Sugar production under the plantation system was the dominant economic activity in the European colonies in the insular Caribbean from its introduction (imitating the model implemented by the Portuguese in Brazil) in the 16th century. The system ended with the abolition of slavery. All of the European empires abolished slavery during the 19th century.
From the beginning, efforts to abolish slavery in the Caribbean were closely tied to (and were nearly inseparable from) the struggles for independence and against colonialism, beginning with the Haitian Revolution in 1803.
Specifically, in the Spanish Caribbean, the region faced a dilemma: the internal divisions between the slaves and their owners and the need to unite these two bands in a common struggle against Spain. The battles for independence made it essential that a unified national identity be created, once independence was achieved, to serve as the foundation for the new nation. Founding a new nation would require an act of reconciliation between the two antagonistic groups that would make it possible to look toward the future. Although Cuba and Puerto Rico remained colonies for almost all of the 19th century, the countries in continental Latin America that had achieved independence in the early part of the century provided a model for national reconciliation that would be implemented in the Caribbean once these territories achieved their independence. The model was based on the idea of a racially mixed figure as a racial synthesis of the antagonistic groups.
Although Spain’s territories in the Caribbean did not separate from Spain until 1898, they displayed processes of building a national identity that were similar to those in the Spanish-speaking continental countries during much of the 20th century, which were also based on the mixture of races. One of the differences in the Caribbean was that while in the continental countries the mixing was the fusion of Spanish and indigenous, in the Caribbean the African was added as part of the equation.
Therefore, many of these territories (even those that had not achieved independence) began to build national identities in which it was essential (there was no way around it) to incorporate the African cultural heritage. In the Greater Antilles, the contributions of the African culture to the national imaginary were perceived in limited terms and almost exclusively as contributions to the national music. The important exception in this case was the Dominican Republic, due to its struggle for independence from Haiti, which developed a national identity that denied the African heritage. The region known today as the Dominican Republic (which shares the island of Hispaniola with Haiti) remained part of Haiti after the Haitian Revolution in 1803 but it became involved in a war against the Haitian government that led to its independence in 1844. In the war of 1844, the pro-independence Dominicans tried to gain the support of European nations and the United States with the argument that it was a war of whites against blacks, or of civilization against barbarism. From this experience emerged a national imaginary in which the African element on the island was located exclusively in Haiti and the region that we know today as the Dominican Republic consisted mainly of people of mixed race whose dark skin was due to their indigenous heritage, not African heritage. This led Haitian historian Jean Price-Mars to declare that the pro-independence Dominicans suffered from “collective bovarism” (“bovarism” referred to the character of Madame Bovary in the novel by Gustave Flaubert of the same name) for believing they were not black.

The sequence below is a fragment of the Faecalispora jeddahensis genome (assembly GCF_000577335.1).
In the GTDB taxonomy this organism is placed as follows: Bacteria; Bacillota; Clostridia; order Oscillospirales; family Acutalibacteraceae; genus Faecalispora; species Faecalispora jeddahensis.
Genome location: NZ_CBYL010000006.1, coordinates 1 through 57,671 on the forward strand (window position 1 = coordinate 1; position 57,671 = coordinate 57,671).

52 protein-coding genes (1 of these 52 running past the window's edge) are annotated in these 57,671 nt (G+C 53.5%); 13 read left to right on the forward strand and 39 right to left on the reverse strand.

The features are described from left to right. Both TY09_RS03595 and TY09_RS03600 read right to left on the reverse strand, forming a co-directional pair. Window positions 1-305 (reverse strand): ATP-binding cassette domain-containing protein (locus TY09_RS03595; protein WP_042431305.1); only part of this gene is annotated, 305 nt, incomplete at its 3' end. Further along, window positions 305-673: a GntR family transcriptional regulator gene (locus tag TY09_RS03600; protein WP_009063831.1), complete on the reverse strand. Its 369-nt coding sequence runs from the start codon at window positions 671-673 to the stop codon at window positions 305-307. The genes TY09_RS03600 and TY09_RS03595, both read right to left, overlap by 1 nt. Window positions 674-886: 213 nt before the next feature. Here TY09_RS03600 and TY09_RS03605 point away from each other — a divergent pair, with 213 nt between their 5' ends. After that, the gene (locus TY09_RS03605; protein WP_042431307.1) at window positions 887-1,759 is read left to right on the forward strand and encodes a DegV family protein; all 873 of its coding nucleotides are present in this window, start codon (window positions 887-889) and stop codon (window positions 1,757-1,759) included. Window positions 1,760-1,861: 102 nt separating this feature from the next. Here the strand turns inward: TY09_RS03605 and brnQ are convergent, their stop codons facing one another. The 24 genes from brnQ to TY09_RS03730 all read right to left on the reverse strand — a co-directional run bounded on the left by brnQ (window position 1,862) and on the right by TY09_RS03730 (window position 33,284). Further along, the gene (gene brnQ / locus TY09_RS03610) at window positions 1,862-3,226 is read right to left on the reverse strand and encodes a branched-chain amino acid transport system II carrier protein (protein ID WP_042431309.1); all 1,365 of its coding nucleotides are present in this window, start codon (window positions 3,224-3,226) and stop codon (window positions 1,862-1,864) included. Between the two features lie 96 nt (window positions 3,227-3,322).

The construction of a national identity generally had to be a process of reconciliation among two (or three) historically opposed groups that would have to unite for a higher purpose: the nation. It was not just reconciliation among the antagonistic groups, but rather a reconciliation that would serve to provide the basis for the birth and takeoff of a new nation, of a new “race,” the mestizo or mixed race. This mixing was not seen as an historical event that had already occurred in the past and could now be seen in full form, but rather as a task yet to be completed. The new mixed race was not something already created but something yet to be created, an ideal to follow. On a most elemental level, the execution of the project would require that members of different races come together and produce offspring of mixed race. In fact, the act that founded the nation would be the act of reproduction, an act of love among those who could be considered the biological parents of the mixed-race nation. As shown by historian Doris Sommer, novelists were the ones who took on the task of narrating foundational events that, precisely because of their mythological nature (taken from fictional literature), Sommer called “foundational fictions.” In her book of the same name, Foundational Fictions (1990), Sommer showed how literature of the 19th century Latin American literature (including the Caribbean) showed an obvious preference for novels of love and particularly for those in which the lovers were of different races. The predominant theme was interracial love, which led to racial mixing. This tradition was also inspired by the tradition started by James Fenimore Cooper in his novel The Last of the Mohicans, which told of the mythical romance between James Adams and the indigenous woman Pocahontas.